Creative Sparks grants require a co-funding contribution. Sources could include:

  • applicant cash contributions
  • grants from other funding bodies
  • fundraising, sponsorship and partnership contributions
  • in-kind support.

Additional funding sources for the grant activity must be included in the income budget section of the application. Applications with a diversity of income will score strongly against assessment criteria.

A budget table is required to support your application. This is a critical aspect of your submission. Before you apply, it is highly recommended you review a budget table example to assist you with developing your budget.

Grants can be used to cover costs such as:

  • artist fees (compulsory)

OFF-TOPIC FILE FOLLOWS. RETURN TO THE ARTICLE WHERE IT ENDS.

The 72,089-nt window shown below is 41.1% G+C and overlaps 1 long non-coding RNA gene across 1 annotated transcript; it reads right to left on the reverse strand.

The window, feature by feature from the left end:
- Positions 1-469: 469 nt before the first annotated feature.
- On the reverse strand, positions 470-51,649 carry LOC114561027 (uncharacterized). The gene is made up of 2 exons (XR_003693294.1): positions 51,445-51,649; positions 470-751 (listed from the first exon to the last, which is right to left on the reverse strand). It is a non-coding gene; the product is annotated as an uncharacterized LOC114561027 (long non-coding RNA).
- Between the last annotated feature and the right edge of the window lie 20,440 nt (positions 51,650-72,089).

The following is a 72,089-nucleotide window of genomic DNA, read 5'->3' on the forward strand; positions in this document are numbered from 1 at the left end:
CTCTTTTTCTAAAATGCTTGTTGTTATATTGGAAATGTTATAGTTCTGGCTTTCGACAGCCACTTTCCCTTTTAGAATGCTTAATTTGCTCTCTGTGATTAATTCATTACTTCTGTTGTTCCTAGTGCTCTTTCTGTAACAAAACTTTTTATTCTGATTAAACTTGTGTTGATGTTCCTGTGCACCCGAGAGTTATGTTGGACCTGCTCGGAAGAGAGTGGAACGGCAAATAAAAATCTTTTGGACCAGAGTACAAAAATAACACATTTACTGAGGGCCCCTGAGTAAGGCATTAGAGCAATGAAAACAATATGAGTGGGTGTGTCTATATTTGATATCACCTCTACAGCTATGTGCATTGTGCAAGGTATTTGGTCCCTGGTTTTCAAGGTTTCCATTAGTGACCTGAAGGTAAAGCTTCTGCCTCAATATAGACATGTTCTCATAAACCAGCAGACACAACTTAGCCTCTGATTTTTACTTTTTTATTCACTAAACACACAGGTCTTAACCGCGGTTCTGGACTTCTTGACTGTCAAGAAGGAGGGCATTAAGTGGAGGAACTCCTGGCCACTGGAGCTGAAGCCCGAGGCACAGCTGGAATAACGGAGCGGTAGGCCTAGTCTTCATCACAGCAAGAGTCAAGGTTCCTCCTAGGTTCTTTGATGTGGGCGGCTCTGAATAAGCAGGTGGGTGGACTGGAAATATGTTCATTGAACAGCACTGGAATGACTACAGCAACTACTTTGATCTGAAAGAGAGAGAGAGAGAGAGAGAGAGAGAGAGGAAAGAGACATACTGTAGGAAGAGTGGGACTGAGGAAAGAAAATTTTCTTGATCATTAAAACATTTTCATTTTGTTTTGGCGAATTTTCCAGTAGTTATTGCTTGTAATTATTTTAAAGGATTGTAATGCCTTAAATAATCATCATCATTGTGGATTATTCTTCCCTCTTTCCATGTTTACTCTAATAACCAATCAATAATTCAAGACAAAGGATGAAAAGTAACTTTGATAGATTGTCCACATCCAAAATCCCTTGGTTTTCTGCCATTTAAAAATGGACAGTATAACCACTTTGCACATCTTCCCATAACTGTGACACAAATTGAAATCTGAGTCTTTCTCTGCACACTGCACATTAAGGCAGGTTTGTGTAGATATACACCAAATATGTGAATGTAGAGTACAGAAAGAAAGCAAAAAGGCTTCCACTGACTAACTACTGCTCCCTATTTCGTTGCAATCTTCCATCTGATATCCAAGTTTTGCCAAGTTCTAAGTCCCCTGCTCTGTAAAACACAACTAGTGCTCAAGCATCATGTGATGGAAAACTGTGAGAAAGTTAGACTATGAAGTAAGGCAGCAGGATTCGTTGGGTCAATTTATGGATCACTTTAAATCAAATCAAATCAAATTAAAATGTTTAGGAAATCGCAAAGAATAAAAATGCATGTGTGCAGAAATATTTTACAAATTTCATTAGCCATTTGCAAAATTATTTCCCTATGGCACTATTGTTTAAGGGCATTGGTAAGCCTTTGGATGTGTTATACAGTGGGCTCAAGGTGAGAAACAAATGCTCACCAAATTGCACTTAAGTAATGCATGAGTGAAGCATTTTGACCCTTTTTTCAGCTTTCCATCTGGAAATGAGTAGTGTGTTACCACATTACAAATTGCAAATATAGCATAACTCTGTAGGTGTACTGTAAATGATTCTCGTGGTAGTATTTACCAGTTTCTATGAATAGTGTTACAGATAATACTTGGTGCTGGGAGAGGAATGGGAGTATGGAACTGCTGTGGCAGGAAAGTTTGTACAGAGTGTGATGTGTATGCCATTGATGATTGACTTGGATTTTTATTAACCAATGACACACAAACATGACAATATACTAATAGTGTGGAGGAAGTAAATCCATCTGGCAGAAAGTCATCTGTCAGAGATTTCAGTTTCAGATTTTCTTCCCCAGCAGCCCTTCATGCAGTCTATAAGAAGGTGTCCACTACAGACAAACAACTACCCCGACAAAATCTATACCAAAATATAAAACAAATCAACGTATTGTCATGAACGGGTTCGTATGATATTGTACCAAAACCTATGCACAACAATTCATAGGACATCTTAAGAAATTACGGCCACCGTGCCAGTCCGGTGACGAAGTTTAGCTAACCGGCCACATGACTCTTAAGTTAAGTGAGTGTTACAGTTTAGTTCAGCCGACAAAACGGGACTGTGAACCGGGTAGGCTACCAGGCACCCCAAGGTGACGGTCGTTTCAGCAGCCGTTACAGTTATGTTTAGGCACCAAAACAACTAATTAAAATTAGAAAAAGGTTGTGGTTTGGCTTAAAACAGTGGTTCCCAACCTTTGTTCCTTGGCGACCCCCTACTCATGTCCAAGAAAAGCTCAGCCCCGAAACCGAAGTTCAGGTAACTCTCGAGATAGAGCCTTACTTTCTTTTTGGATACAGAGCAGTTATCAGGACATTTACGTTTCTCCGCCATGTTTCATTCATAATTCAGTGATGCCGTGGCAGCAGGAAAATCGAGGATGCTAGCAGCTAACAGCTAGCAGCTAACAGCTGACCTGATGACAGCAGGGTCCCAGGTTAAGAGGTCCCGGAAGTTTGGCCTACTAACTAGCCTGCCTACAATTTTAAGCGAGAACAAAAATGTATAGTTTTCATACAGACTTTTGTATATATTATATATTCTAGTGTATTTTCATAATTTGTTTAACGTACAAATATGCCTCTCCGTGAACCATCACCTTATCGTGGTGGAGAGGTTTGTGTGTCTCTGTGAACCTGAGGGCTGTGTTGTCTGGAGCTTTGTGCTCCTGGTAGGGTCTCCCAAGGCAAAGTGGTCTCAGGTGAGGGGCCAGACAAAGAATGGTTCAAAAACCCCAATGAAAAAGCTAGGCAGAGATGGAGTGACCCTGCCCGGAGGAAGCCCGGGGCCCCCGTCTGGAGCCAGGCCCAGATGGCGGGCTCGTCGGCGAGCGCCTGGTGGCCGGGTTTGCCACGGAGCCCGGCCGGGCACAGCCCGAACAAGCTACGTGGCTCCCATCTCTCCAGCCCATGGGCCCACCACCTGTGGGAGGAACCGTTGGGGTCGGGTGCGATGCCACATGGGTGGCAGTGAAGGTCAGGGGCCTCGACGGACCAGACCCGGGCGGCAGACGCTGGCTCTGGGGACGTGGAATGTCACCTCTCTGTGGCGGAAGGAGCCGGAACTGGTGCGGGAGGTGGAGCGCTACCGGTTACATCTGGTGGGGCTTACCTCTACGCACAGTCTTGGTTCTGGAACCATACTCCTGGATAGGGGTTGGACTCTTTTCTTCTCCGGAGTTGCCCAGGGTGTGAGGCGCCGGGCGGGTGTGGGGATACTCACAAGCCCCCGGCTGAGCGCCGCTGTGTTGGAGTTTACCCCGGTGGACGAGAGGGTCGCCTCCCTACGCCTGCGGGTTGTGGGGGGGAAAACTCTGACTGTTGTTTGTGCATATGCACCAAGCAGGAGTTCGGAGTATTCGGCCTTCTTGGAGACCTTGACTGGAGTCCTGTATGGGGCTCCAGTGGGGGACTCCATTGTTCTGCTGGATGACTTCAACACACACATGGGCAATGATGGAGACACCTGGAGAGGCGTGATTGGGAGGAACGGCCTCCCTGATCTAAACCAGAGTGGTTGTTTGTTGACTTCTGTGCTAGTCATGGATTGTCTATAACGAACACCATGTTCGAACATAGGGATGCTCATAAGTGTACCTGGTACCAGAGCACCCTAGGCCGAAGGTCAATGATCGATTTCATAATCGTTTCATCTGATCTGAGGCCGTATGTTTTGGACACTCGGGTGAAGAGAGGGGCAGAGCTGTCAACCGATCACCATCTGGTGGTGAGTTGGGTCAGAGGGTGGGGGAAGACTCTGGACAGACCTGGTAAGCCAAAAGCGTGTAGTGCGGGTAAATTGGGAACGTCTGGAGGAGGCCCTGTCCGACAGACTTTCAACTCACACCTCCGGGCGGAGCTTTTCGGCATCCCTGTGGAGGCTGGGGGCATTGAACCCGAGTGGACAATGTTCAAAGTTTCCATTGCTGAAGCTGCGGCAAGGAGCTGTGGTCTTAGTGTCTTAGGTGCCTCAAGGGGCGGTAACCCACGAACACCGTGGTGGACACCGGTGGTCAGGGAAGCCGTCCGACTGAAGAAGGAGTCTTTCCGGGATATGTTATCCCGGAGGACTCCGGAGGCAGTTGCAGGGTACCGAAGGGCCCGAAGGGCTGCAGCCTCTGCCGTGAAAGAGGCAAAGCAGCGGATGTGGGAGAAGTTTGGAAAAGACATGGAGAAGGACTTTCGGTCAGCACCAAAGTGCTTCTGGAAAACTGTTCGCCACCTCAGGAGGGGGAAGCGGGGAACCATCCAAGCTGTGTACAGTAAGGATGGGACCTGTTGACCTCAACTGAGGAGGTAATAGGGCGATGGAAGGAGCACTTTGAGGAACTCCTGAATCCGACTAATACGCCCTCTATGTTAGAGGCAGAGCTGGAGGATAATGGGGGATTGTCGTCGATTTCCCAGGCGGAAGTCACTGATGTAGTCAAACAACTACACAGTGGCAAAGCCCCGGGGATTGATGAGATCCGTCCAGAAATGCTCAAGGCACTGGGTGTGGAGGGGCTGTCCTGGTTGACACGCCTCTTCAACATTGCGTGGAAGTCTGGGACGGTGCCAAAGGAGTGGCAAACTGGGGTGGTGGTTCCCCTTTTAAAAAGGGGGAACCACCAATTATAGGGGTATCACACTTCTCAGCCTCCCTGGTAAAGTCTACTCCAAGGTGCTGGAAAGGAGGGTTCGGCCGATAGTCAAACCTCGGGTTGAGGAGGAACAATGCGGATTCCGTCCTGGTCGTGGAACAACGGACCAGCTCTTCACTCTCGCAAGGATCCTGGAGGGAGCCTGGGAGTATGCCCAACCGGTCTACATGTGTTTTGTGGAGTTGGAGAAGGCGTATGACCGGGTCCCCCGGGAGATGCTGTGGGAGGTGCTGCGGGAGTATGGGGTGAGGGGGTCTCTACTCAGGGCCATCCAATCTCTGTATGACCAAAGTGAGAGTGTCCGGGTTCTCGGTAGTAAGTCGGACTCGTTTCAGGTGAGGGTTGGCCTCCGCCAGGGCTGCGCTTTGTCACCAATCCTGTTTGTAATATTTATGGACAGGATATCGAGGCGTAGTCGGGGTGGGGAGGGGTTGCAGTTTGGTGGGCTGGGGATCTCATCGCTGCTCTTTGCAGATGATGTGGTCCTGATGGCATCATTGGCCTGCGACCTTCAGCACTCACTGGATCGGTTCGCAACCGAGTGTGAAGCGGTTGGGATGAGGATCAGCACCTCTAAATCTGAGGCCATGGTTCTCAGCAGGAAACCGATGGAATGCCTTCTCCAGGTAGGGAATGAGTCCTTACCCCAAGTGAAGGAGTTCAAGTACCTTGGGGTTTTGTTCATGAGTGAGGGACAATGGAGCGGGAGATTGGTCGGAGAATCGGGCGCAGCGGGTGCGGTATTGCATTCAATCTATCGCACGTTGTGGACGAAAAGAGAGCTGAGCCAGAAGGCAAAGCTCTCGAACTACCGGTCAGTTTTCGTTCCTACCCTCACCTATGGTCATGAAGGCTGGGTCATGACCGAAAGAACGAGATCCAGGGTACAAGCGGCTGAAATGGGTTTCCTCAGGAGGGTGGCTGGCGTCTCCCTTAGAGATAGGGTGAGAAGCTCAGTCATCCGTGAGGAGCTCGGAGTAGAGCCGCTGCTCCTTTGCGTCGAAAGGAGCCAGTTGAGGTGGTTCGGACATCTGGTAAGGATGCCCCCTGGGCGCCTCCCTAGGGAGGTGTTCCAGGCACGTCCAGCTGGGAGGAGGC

• administration costs (for example auspice fee, non-artist salaries)
  • production costs (for example venue hire, materials, technical, equipment hire, permit fees, installation, freight, project management)
  • marketing and promotion costs (for example design, printing, publicity, advertising, documentation)
  • superannuation.

Once an applicant has submitted an application:

  • the applicant will receive an email confirming receipt of the application
  • submitted applications will be kept confidential and the contents will not be disclosed to any person outside the application and assessment process
  • the applicant will receive notification advising whether the application was successful or unsuccessful
  • the list of successful applicants will be published on Council’s website.

Assessment process

What is the assessment process?

Council will review all applications against the eligibility criteria.